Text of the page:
Proper conservatives in Britain have been frustrated and infuriated by the way in which so many of their supposed allies, both at home and abroad, have willingly allowed themselves to be deceived by the Blair government. Credulous and unobservant, they have listened to Downing Street’s well-tuned propaganda and accepted that Mr. Blair is another Thatcher, sympathetic to liberty, a friend of the middle class, and the enemy of his party’s radical levelers. Anyone who can continue to believe this in the face of Mr. Blair’s record on education, the married family, the maintenance of our armed forces, the constitution, state intervention, and taxation is beyond my help. Those who imagine that his support for the alleged war against terror and the recent war against Iraq makes him a new Churchill merely display their historical ignorance. Time, one hopes, will undeceive them.

But it is in this government’s relentless assault on the ancient liberties that form the basis of English-speaking civilization that any observer must surely find the proof that we are here dealing with a regime of the destructive Left. Regrettably, the British Conservative Party shares some of the guilt, though a few of its leading members have recently begun to show a belated concern for liberty. Since it is, for most purposes, an egalitarian Social Democratic party with some relics of Toryism in its psychology, this posture is not wholly surprising. Many of Labour’s worst measures were prefigured or attempted in the Thatcher years by Conservative politicians who wished to appear ferocious for electoral purposes but who had no real intention of reintroducing proper justice into the courts.

They too are seduced by the idea that there are “causes of crime” that can be solved by taxation and political power rather than by what the Anglican Prayer Book calls “the punishment of wickedness and vice.” The delusion that redistribution from the respectable and the striving to the rest will improve behavior is still powerful among them, along with a deep unwillingness to punish an actual individual for an actual offence. They should know better. The middle classes are not good because they are prosperous, but prosperous because they are good. Left alone to reap the rewards of that goodness, these classes will grow until they encompass most of the population, and their moral values of self-restraint and respect for the rule of law will come to be shared by the huge majority. Power will then be transferred from the state to the individual, and liberty of all kinds will flourish. Those who will not behave can then be punished sternly without threatening the liberty of anyone else.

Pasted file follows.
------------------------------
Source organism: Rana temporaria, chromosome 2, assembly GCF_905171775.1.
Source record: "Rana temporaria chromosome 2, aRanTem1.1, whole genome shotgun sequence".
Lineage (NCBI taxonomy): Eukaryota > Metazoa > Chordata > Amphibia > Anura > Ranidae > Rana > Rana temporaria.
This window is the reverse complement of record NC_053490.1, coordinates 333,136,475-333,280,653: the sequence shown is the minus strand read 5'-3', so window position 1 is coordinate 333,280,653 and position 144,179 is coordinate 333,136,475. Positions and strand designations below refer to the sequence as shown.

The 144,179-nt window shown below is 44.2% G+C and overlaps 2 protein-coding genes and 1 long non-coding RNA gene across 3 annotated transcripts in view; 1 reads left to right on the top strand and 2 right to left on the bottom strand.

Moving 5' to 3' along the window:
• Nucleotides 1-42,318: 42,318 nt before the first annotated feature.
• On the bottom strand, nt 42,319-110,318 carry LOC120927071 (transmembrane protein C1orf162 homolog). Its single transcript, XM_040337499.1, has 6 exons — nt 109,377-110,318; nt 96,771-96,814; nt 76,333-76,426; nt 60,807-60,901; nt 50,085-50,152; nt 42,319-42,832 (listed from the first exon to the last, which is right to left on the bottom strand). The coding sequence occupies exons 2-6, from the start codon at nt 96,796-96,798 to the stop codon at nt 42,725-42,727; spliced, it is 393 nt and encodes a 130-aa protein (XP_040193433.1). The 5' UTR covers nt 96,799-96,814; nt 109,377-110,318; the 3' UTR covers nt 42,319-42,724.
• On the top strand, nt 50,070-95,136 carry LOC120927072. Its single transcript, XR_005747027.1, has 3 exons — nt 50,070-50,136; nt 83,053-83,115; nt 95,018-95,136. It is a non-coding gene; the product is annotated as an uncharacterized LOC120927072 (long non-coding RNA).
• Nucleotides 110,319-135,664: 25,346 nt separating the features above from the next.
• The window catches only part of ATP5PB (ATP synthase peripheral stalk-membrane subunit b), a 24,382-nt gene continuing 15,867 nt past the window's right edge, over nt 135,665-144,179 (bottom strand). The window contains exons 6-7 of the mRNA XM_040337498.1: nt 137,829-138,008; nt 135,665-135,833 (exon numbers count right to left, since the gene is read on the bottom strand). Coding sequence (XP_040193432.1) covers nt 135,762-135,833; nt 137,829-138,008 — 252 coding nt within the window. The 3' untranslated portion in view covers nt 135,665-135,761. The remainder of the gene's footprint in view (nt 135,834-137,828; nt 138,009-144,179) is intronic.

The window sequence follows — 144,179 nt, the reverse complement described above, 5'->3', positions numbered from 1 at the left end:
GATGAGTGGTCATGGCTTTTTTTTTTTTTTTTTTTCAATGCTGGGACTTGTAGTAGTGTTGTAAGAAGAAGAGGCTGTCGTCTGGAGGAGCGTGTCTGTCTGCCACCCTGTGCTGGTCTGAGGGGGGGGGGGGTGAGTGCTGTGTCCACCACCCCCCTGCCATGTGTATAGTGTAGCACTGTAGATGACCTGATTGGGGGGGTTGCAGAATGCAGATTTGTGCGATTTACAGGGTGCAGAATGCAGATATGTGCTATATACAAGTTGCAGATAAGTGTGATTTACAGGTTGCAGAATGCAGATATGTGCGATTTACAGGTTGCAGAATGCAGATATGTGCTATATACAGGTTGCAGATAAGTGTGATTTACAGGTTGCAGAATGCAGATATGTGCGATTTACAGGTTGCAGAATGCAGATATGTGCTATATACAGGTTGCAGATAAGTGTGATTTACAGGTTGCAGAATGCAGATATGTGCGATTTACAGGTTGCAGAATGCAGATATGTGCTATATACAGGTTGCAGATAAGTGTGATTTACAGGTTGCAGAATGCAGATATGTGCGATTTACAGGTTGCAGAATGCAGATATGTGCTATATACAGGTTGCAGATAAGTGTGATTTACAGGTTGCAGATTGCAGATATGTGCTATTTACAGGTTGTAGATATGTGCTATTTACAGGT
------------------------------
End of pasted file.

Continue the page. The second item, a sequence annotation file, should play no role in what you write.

Take the other course, undermine individual moral choice and the power of the family, assume that all goodness and benevolence lies with the ruler, treat people as if they require subsidies before they can be expected to behave well, confiscate the rewards of diligence, and abolish the absolute right of property, and you get the explosion of selfish crime and disorder that too many Western societies are now experiencing.

That explosion in turn provides the excuse for the state to take more powers to restrict the liberty of the individual and to levy more taxes. The end of the process is egalitarian absolutism, controlled by a corrupt and remote authority, where power cancels out law. “Tough on crime, tough on the causes of crime” is an excellent slogan for a would-be totalitarian. 


Peter Hitchens is a columnist for the London Mail on Sunday and the author of The Abolition of Britain. His latest book is A Brief History of Crime.